It’s a most wanted list that continues to grow. From brown tree snakes to coqui frogs, many pests have invaded the islands over the years.
“We want to make sure that people know and have an awareness of the types of pests that are trying to come into Hawaii,” said Glenn Sakamoto of the Dept. of Agriculture’s Plant Quarantine Branch.
The latest arrived three months ago in the form of a coconut rhinoceros beetle. “We’re very concerned about the effects it could have towards our coconut trees and other types of plants in Hawaii,” Sakamoto said.
Gov. Neil Abercrombie says invasive species are the single greatest threat to Hawaii’s economy and the state’s cultural resources, affecting agriculture, health and our island lifestyle.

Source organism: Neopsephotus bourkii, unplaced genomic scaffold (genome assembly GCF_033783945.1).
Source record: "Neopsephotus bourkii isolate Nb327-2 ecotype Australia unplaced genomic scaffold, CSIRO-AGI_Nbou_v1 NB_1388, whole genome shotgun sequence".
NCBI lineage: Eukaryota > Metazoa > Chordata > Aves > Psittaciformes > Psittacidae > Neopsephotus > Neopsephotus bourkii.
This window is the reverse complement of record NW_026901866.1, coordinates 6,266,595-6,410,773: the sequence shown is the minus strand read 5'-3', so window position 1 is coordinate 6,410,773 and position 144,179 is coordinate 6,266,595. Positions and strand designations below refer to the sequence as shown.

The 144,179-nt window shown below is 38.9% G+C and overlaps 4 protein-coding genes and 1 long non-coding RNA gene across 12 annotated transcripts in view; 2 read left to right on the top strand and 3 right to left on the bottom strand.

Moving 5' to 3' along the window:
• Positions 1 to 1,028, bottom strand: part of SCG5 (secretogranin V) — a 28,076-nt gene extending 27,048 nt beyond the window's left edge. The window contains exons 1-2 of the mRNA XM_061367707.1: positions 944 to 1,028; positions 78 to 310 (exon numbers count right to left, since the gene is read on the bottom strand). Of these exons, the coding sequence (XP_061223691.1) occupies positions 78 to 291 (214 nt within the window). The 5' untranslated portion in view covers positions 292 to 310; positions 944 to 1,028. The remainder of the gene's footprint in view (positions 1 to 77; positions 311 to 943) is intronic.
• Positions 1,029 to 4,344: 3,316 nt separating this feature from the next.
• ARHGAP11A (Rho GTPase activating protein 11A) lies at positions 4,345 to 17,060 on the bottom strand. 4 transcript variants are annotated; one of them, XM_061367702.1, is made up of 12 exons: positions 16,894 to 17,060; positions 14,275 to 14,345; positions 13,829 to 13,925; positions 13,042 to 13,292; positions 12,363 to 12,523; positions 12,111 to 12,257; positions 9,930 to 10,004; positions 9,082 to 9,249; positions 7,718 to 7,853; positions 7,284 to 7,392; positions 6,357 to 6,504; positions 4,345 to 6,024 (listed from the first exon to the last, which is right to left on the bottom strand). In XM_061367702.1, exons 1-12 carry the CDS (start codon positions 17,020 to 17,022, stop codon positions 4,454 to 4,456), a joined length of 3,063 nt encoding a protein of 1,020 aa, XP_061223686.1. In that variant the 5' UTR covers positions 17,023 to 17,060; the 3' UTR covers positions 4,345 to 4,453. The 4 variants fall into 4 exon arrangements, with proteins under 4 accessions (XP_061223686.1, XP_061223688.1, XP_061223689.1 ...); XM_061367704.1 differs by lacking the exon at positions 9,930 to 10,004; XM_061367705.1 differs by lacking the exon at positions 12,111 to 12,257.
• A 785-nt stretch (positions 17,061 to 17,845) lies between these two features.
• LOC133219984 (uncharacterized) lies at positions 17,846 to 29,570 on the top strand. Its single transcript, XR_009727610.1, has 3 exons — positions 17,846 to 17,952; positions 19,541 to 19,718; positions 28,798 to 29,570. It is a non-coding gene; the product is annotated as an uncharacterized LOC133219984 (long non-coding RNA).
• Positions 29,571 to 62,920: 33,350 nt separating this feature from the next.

“We cannot allow invasive species to literally wreck the balance that we’re required to maintain as stewards of the land,” said Gov. Abercrombie. “We know that invasive species threaten our food security, threaten our water supply, threaten the environment, threaten our ability to adapt to climate change.”
The governor kicked off Hawaii Invasive Species Awareness Week Monday with a strong statement concerning the severity of the issue. “If there is anything in this legislative session that needs to have the politics taken out of it, it is dealing with invasive species,” he said.
Those on the front line are counting on it. “Invasive species is going to be a major impact into Hawaii’s agriculture environment and also public health and safety,” Sakamoto said.
Two critters top the current Most Wanted list. “One is the brown tree snake from the island of Guam in that area because military flights that come from there, the other one the red imported fire ant,” Sakamoto said.
If you see an invasive species, call the pest hotline number at 643-PEST (7378).